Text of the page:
Numerical and experimental investigation of flow in horizontal axis Pelton turbines

Petley, Sean and Aggidis, George (2019) Numerical and experimental investigation of flow in horizontal axis Pelton turbines. PhD thesis, Lancaster University.

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The Pelton turbine is widely considered a mature technology, existing for more than a century. However, manufacturers concerns over operating efficiency are a key driver in the continued design development. In recent decades, the use of Computational Fluid Dynamics (CFD) has become well established in the field of hydro turbine design, analysis and optimisation. However, the complex flow phenomena within impulse turbines have meant that only recently the simulation of the operation of Pelton turbine injectors and runners has been possible. Modern advances in computer hardware enables larger models to be studied in shorter timescales, despite this the application of CFD to the full Pelton turbine including the casing is still very demanding and as far as the author is aware there are no available studies in the public domain, documenting how Eulerian mesh based CFD solvers can be used for this task. The main objective of the present thesis is to understand the impact of the casing geometry on the performance of a twin jet Pelton turbine. This objective has been met by employing advanced CFD models, which has been complemented by experimental testing. In parallel these allowed the description and detailed understanding of the flow features within a horizontal axis Pelton turbine casing and the effects the geometry has on this flow and subsequently turbine performance. The CFD analysis was carried out using the commercial code ANSYS® FLUENT® and included a number of numerical and physical assumptions to simplify the problems, including the usage of symmetry plane and modelling of only six (out of eighteen) consecutive buckets to reduce the size of the computational domain. The investigations can be split into two phases. In the first phase the CFD model was applied to a ‘naked – case’ and examined the impact of the addition of casing inserts such as a jet shroud and bolt on baffle and side shroud which direct the flow away from the injectors and runner, respectively. The second phase examined the variations of the casing width. The CFD models at this stage are only a visual indicative tool and cannot quantitatively predict efficiency as a result of variations in casing geometry, therefore experimental testing has been carried out to complement this work. Experiments were carried out at the Laboratory of Hydraulic Machines within the National Technical University of Athens (NTUA). The first phase experimental testing has found that the addition of the inserts have an overall effect on efficiency of no more than 0.5%, for single and twin jet operation. Furthermore, some inserts and baffles have a positive impact and some are detrimental. The experimental testing of the second phase revealed that a more considerable reduction of as much as 3% in efficiency is experienced when reducing the casing width by 50% and efficiency reduces linearly with width. The CFD results of the casing provide a visual assessment of the flow in the casing and a key outcome of the PhD has been learning how to interpret these patterns and then to make decisions on what experiments to carry out. As a second case study, further CFD analysis was applied to an in-house test rig at Lancaster University designed by the author, and based on this work further experimental testing was then carried out.  A second objective of the present thesis was to examine the influence of the injector spear and nozzle angle on the flow behaviour and hydraulic efficiency. The 3D CFD study has shown that injectors with noticeably steeper angles of 110° & 70° and 150° & 90°, respectively, attain a higher efficiency than the industry standard of 80° & 55°. Moreover, experimental testing of the upper jet at NTUA showed gains of ≈1% in efficiency at the best efficiency point of the turbine can be achieved, however there appears to be an upper limit beyond which steeper designs are no longer optimal. Further insight was provided by carrying out additional simulations whereby the 3D velocity profiles obtained from the injector simulations are applied as an inlet boundary condition to a runner simulation and then examining the impact the jet shape has on the runner torque profile during the bucket cycle and the influence this had on turbine efficiency. It can be concluded that the secondary velocities, which contribute to the development of more significant free-surface degradations as the spear and nozzle angles are increased, result in a non-optimal jet runner interaction. Further investigations were carried out in order to compare the absolute difference between the numerical runner efficiency and the experimental efficiency. In doing so, the various losses that occur during operation of the turbine can be appraised and a prediction of casing losses can be made. Firstly, the mechanical losses of the test rig are estimated to determine the experimental hydraulic efficiency. Following this the numerical efficiency of the runner can then be ascertained by considering the upstream pipework losses and the aforementioned runner simulations, which are combined with the 3D velocity profiles from the injectors. The results indicate that out of all of the experimental cases tested, in the best case scenario the casing losses can be approximated to be negligible and in the worst case scenario ≈3%.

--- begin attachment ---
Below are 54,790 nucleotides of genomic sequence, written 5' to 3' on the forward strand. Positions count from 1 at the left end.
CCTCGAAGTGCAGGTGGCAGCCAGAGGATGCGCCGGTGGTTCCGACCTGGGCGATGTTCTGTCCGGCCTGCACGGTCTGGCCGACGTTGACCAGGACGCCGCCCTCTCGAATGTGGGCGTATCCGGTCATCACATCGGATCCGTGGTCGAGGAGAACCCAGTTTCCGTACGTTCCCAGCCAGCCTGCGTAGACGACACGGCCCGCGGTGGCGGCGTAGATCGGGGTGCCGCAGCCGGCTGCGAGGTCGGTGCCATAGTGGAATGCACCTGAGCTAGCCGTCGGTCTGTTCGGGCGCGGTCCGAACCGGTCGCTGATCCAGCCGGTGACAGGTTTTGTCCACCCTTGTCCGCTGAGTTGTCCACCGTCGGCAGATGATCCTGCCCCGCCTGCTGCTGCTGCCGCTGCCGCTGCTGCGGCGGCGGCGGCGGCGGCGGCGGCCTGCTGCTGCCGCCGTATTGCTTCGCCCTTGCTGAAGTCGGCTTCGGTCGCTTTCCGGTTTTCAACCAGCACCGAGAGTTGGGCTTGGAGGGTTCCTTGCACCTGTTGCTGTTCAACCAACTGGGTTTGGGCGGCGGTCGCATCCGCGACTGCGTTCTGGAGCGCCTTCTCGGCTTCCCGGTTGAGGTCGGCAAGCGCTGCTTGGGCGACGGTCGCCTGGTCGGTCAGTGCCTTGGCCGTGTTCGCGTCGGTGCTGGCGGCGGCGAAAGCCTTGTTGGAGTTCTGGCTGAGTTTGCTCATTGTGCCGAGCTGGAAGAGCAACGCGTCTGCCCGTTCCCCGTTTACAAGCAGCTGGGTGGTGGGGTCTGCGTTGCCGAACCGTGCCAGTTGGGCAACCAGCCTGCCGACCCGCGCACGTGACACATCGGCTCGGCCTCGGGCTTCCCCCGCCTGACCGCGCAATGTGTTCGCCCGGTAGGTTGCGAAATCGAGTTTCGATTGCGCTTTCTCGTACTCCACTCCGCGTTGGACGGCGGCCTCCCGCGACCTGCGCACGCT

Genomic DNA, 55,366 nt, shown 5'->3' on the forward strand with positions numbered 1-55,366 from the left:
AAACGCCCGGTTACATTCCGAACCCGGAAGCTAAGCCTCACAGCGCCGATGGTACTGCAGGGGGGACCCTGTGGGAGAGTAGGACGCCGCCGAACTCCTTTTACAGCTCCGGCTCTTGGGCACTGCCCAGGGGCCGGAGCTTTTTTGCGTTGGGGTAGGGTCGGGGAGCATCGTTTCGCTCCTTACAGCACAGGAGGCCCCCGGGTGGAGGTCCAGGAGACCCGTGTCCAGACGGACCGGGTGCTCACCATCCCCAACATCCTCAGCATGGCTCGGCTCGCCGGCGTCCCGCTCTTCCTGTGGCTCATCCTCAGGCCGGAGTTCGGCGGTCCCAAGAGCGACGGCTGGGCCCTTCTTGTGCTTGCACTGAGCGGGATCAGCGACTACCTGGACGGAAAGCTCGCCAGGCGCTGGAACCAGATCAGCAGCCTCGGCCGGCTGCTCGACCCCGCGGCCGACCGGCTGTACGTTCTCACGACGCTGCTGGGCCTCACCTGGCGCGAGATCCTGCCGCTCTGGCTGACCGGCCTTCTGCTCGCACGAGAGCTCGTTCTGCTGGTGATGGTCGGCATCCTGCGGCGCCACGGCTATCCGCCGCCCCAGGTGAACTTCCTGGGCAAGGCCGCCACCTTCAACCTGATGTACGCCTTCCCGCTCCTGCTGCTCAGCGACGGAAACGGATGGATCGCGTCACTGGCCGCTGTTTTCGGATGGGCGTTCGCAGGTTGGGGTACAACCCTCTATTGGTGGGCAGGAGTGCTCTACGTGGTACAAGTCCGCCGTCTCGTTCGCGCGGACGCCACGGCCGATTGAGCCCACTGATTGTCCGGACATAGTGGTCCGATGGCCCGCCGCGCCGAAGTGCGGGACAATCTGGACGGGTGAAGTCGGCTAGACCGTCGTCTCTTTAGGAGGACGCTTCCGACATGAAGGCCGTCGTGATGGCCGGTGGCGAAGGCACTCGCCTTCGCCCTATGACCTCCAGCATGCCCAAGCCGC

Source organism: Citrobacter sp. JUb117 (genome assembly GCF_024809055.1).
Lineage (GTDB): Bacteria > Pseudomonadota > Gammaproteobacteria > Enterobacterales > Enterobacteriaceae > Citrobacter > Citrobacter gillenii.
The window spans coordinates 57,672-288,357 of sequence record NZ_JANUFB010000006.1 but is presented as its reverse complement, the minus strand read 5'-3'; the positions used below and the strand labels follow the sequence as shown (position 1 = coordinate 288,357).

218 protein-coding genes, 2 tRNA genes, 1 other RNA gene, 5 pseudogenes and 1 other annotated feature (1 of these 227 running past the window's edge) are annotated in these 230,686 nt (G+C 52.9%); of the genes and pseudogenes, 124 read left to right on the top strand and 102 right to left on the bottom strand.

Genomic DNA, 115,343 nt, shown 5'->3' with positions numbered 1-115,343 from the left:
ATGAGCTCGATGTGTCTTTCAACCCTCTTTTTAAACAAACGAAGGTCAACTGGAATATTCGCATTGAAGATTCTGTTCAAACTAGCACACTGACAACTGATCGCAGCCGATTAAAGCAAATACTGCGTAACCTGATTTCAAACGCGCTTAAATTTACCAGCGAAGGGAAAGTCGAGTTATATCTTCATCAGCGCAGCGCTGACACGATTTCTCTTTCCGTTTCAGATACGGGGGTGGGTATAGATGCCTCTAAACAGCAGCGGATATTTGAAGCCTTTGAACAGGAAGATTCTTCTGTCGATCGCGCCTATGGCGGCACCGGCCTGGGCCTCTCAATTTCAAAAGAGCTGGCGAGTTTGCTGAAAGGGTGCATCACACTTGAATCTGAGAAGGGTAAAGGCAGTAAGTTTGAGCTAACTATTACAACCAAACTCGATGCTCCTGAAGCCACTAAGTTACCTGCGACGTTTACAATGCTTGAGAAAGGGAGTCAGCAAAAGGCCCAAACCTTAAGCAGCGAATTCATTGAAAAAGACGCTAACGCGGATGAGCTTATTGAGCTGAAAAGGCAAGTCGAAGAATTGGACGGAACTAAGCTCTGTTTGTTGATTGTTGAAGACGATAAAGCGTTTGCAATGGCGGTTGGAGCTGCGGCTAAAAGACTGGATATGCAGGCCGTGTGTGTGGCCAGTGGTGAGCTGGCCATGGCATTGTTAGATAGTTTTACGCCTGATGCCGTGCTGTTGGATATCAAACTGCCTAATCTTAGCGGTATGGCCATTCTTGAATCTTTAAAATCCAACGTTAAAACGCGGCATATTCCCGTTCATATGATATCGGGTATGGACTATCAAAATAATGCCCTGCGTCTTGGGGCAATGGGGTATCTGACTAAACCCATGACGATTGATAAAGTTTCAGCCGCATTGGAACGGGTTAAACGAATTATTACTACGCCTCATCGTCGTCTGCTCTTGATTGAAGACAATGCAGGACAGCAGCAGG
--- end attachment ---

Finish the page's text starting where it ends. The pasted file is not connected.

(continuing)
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Thesis (PhD)
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04 Feb 2019 10:45
Last Modified:
20 Apr 2024 23:31